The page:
Felicia ended up founding and directing the Far West Popular Culture Association (FWPCA) and served as president for the national Popular Culture Association as well. She was also the founder, and remained until her passing as the editor, of the influential journal Popular Culture Review. The FWPCA this year celebrated its thirty-second anniversary with Felicia at the helm. Seven years ago, at the twenty-fifth anniversary, conference-goers held a special celebration of Felicia and all of her wrong choices, crowning her as “The Queen of Pop Culture”—a horribly wrong thing to do in a democracy, though nothing could be more correct than that mantle and title, for not only had she carved out the space for such interests to be taken seriously in academia, the Queen had truly created a niche within the academy where the local culture could be a model for the culture at large. Unlike many other academic conferences, the Far West meeting has historically never been driven by hostility, aggression, or ego. Attendees might not always agree when they speak to each other, but it is truly wondrous that a conference space could be such a constructive place to have those agreements and disagreements, a space that is based on community, collaboration, and getting at the truth of the matter together rather than showing off or belittling others. Such a culture and ethos were not accidents. They were created at the top. The Queen of Pop Culture Felicia was and always will be.

Meanwhile, back on campus: somewhere along the line—decades ago—Felicia discovered that she and other women at her university had been paid and promoted less than their male counterparts. As everyone knows, the right thing to do when dissatisfied at work is silently grumble about it and slowly grow bitter. Felicia sued and was joyful. Instead of giving in to acceptable cynicism, she stayed on and kept fighting. Her work was recognized nationally, and she soon founded the first chapter of the National Organization for Women in Las Vegas. Accustomed to a life of wrong, Felicia was emboldened to keep calling out the shortcomings of society and especially the academy—a lone voice in the latter, often, shouting that too many emperors in the enclosed circles of academia not only were not wearing clothes but perhaps had never owned any. She led the charge in the 1970's arguing that tenure is a right and not a privilege in order to have a healthy university with a free exchange of ideas. She continued arguing that as long as one person is treated unfairly in her community, no one could truly prosper.

Back in 2012, Felicia was recognized for fifty years of service to UNLV—a record setting achievement—and, because fifty was such a high, nice, round number, the mayor of Las Vegas declared November 9, 2012 to be “Felicia Campbell Day.” Now would she finally retire, she was asked? Felicia ignored the question, designed new classes mixing the scientific discipline of chaos theory with the literary tradition of detective novels, wrote and published more short stories, was pleased that her teaching evaluations continued to be over-the-top positive, and settled more firmly into the chair in her office. This year marked her fifty-eighth at UNLV.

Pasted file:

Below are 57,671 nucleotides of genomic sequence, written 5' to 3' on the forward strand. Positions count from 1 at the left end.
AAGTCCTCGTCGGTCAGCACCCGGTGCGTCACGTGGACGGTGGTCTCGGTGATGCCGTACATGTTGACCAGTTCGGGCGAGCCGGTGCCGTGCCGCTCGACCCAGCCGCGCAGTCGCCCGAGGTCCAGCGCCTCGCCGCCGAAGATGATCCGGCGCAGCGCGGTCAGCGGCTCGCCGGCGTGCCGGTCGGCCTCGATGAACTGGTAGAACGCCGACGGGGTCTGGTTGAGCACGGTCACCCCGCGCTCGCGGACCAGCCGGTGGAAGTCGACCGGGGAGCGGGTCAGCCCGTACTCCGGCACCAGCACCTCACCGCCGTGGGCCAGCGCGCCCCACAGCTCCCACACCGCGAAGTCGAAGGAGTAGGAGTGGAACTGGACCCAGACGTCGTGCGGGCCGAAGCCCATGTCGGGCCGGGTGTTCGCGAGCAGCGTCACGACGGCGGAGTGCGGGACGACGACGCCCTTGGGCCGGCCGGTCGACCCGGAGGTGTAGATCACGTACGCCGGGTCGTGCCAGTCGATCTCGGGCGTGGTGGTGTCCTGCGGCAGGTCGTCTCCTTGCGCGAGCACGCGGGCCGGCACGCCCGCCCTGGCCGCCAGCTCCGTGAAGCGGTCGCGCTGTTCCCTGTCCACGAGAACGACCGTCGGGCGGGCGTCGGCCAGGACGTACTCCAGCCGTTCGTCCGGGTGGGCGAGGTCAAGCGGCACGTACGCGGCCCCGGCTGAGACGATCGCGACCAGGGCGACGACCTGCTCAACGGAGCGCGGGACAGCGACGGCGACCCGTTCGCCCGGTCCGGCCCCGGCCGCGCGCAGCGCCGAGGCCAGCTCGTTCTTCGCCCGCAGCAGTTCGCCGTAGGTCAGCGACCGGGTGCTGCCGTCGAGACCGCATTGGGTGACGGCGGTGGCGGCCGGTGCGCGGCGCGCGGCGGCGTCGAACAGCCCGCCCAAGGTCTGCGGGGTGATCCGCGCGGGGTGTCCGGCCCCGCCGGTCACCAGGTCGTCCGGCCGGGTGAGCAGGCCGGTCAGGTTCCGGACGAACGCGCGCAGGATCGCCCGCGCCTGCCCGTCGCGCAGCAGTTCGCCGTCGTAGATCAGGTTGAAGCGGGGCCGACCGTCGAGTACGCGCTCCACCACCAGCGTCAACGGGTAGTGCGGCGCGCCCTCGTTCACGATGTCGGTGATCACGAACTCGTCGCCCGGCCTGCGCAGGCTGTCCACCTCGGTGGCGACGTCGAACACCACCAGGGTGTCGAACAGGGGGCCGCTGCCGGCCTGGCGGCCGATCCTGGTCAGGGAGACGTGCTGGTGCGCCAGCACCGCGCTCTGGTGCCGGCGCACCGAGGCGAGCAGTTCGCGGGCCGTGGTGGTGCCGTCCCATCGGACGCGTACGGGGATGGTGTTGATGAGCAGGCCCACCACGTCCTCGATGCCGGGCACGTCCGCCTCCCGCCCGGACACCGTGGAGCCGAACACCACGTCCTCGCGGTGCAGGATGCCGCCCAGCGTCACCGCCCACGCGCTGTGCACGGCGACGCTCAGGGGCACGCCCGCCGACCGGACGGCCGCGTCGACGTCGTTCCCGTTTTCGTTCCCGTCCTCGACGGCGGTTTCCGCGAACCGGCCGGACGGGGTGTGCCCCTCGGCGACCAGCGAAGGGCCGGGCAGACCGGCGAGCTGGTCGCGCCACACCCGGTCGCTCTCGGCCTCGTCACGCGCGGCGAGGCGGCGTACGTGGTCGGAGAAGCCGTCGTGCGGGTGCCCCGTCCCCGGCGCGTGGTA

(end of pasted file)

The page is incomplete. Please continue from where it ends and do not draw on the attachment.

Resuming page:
Felicia would often say that part of what led to her faith in her own abilities in the second half of her life happened back in 1984 when she partially settled her discrimination lawsuit against the university. At the time, Felicia was told that the right thing to do with the small amount of settlement money was to put it into savings or perhaps splurge a little on some materialistic upgrade to her life. Looking off into the horizon in the wrong direction yet again, Felicia—who had never once been hiking or camping, and, in her own words, “never even really left the sidewalk”—instead decided to spend that summer overseas on a two-month, 300-mile hike across glaciers, working her way into Pakistan, eventually making it to K2 and the 16,000 foot base camp of the second largest mountain in the world. She was in her early-50s. The wrongness of that decision filled her with confidence that she had been on the right path in life in general. If she could accomplish that, what couldn’t she accomplish? And this brief history has only scratched the surface of those many accomplishments.

Truly, Felicia Campbell did everything wrong in life. That’s why she will always be a hero to many of us who look at the world, and those “in charge” of it, and see only madness. In a culture where the right thing to do is destroy the planet, accept injustice as ordinary, work for the money, bow down to the boss, follow the accepted traditions, accept the status quo, disappear quietly at the end, and most of all obey without questioning while you’re here—in a world where immoral people and institutions decide what is right—then the only truly right thing to do is the wrong thing.

Felicia is survived by her daughter Tracy Tuttle (also a professor), Tracy’s two children Maximilian Wolf, Sigourney Skye, granddaughter Cassandra Marie Campbell and her two sons Viktor and Logan. Additionally, she is survived by her son Adam Campbell, his three sons Cody Austin, Christian Alex and Trevor Michael, and Cody’s son Dean Mason and Christian’s daughter Violet Felicia. Also, several generations of students who have now lost a mentor and a friend and acquaintances who knew her just a little but were the better for it. Additionally, countless colleagues and friends—including those of us who attended the FWPCA every year, benefited so greatly from her hard work, admired her, loved her, tried never to take her for granted, but collectively made the gravest error of all in thinking, in hoping, that she was immortal. She was so unlike everyone else in so many ways, it wasn’t a completely unrealistic hope.

Philosopher Jacques Derrida writes that when a true friend dies, the entire world perishes for those left behind. Everything shifts, everything has new meaning, everything comes crashing down. We mourn the incomparable Felicia Campbell today. And thus, rightly, we mourn the world.

H. Peter Steeves